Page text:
In a manipulative experiment, we tested effects of select elements of landscape structure and composition on winter survival of northern bobwhites (Colinus virginianus) at Ames Plantation, Tennessee, USA. We hypothesized that abundance of closed canopy forested habitats (52% of the landscape) on Ames diminished usable space for bobwhite and provided usable space for a suite of important predators, thereby contributing to low winter survival. To test this hypothesis we divided a 2,217-ha portion of the property into 4 approximately equal areas. We altered landscape structure and composition by converting approximately 33% of the timber to early successional herbaceous plant communities on 2 treatment sites, which reduced percentage of landscape and edge density of closed canopy forest and increased percentage of landscape in early successional herbaceous communities, and left 2 control sites in their former composition. During one pretreatment year (1998–1999) and 3 posttreatment years (1999–2000, 2000–2001, 2001–2002), we estimated winter (15 Oct–10 Apr) survival on treatment and control sites from a radiomarked sample of 920 bobwhites. We used Cox Proportional Hazard models to test for effects of treatment (forest conversion) and covariates describing landscape structure and composition (% closed canopy forest, % early successional herbaceous, wooded edge density) on winter survival at multiple spatial scales. Winter survival on the treatment sites pooled across the 4 winter seasons was 41% compared to 32% for control sites. Additionally, for each 1 m/ha increase in closed canopy woods edge density within winter covey ranges, risk of mortality increased 0.3%. Our results suggest composition at the landscape scale and landscape structure at the local scale influence winter survival of bobwhite. Management strategies that alter composition and structure and increase usable space may be effective in mitigating winter mortality thereby altering population trajectories. Typical bobwhite management plans focus on improving quality of herbaceous vegetation structure within existing herbaceous patches, however, population processes may work at larger spatial scales influencing design and implementation of conservation programs.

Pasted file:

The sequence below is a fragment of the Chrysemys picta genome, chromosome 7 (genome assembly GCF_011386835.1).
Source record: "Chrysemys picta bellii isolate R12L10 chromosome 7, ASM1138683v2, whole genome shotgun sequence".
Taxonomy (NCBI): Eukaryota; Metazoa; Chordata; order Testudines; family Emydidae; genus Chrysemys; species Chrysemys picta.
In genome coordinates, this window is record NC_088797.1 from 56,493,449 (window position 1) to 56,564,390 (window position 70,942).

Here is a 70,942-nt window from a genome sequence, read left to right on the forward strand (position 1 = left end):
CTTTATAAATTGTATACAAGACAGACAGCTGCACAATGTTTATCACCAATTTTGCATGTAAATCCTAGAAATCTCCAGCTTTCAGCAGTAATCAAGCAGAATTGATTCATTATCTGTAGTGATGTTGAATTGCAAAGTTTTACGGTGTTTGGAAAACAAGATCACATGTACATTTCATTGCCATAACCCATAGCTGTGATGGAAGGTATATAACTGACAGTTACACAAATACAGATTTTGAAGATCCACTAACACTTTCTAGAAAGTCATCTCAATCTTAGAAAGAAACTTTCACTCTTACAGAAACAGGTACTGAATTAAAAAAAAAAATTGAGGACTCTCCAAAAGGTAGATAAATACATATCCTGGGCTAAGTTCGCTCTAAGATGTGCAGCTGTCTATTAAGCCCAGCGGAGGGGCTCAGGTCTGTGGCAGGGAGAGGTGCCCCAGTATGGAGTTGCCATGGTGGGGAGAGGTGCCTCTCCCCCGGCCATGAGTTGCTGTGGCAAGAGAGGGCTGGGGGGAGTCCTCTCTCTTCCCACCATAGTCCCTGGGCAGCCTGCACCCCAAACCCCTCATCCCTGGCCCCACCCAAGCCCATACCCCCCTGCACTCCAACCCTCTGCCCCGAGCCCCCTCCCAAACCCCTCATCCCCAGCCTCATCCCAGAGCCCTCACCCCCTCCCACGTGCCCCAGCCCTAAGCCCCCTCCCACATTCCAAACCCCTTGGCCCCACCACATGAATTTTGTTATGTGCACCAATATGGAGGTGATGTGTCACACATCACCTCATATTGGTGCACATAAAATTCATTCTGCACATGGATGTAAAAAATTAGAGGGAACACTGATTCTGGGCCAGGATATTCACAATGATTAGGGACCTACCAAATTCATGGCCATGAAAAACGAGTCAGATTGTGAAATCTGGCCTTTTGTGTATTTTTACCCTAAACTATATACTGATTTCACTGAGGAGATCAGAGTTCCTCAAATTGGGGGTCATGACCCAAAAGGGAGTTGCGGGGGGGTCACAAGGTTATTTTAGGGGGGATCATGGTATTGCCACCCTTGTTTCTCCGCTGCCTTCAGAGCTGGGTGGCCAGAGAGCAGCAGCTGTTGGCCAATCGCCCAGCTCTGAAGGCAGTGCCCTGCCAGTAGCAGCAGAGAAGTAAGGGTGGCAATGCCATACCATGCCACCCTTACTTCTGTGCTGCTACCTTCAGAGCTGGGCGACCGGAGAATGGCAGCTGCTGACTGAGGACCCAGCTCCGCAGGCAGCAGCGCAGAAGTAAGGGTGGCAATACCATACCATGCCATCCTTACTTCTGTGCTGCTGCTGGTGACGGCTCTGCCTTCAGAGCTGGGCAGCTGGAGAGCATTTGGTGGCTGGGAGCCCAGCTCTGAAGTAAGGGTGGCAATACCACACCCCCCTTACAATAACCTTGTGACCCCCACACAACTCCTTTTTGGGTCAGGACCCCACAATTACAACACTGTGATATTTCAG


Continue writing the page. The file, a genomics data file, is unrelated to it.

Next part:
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Vol. 72 • No. 4